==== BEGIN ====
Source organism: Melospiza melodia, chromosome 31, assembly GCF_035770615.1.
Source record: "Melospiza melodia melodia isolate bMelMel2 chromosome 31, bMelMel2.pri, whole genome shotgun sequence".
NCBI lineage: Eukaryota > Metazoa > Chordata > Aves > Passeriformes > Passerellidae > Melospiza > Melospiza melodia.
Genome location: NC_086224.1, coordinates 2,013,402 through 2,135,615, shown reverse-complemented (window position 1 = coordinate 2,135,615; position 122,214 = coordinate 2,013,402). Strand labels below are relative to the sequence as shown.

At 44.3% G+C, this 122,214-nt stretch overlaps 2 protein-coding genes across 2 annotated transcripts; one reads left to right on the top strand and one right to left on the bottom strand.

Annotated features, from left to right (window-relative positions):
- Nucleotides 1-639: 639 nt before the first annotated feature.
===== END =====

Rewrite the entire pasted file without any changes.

Source organism: Melospiza melodia, chromosome 31, assembly GCF_035770615.1.
Source record: "Melospiza melodia melodia isolate bMelMel2 chromosome 31, bMelMel2.pri, whole genome shotgun sequence".
NCBI lineage: Eukaryota > Metazoa > Chordata > Aves > Passeriformes > Passerellidae > Melospiza > Melospiza melodia.
Genome location: NC_086224.1, coordinates 2,013,402 through 2,135,615, shown reverse-complemented (window position 1 = coordinate 2,135,615; position 122,214 = coordinate 2,013,402). Strand labels below are relative to the sequence as shown.

At 44.3% G+C, this 122,214-nt stretch overlaps 2 protein-coding genes across 2 annotated transcripts; one reads left to right on the top strand and one right to left on the bottom strand.

Annotated features, from left to right (window-relative positions):
- Nucleotides 1-639: 639 nt before the first annotated feature.